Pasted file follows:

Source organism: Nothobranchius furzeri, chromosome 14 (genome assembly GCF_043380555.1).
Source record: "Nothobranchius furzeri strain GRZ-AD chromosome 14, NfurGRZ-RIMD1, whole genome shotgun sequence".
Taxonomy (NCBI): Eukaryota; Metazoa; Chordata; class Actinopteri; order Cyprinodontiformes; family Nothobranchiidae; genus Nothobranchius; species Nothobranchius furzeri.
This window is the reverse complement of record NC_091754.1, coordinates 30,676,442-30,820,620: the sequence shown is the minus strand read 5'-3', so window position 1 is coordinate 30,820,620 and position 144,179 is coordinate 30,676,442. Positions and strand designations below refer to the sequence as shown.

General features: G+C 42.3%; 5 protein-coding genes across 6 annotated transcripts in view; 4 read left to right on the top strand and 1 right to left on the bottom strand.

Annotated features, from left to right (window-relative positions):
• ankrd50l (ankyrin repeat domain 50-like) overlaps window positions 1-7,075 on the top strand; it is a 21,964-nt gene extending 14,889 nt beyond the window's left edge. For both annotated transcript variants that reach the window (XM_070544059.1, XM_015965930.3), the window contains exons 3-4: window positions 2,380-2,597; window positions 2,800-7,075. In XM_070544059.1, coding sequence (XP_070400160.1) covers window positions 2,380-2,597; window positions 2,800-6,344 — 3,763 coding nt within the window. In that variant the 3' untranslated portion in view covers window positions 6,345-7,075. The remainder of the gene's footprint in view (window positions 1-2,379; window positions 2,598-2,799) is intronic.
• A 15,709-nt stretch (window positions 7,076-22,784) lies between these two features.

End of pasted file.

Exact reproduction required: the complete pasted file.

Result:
Source organism: Nothobranchius furzeri, chromosome 14 (genome assembly GCF_043380555.1).
Source record: "Nothobranchius furzeri strain GRZ-AD chromosome 14, NfurGRZ-RIMD1, whole genome shotgun sequence".
Taxonomy (NCBI): Eukaryota; Metazoa; Chordata; class Actinopteri; order Cyprinodontiformes; family Nothobranchiidae; genus Nothobranchius; species Nothobranchius furzeri.
This window is the reverse complement of record NC_091754.1, coordinates 30,676,442-30,820,620: the sequence shown is the minus strand read 5'-3', so window position 1 is coordinate 30,820,620 and position 144,179 is coordinate 30,676,442. Positions and strand designations below refer to the sequence as shown.

General features: G+C 42.3%; 5 protein-coding genes across 6 annotated transcripts in view; 4 read left to right on the top strand and 1 right to left on the bottom strand.

Annotated features, from left to right (window-relative positions):
• ankrd50l (ankyrin repeat domain 50-like) overlaps window positions 1-7,075 on the top strand; it is a 21,964-nt gene extending 14,889 nt beyond the window's left edge. For both annotated transcript variants that reach the window (XM_070544059.1, XM_015965930.3), the window contains exons 3-4: window positions 2,380-2,597; window positions 2,800-7,075. In XM_070544059.1, coding sequence (XP_070400160.1) covers window positions 2,380-2,597; window positions 2,800-6,344 — 3,763 coding nt within the window. In that variant the 3' untranslated portion in view covers window positions 6,345-7,075. The remainder of the gene's footprint in view (window positions 1-2,379; window positions 2,598-2,799) is intronic.
• A 15,709-nt stretch (window positions 7,076-22,784) lies between these two features.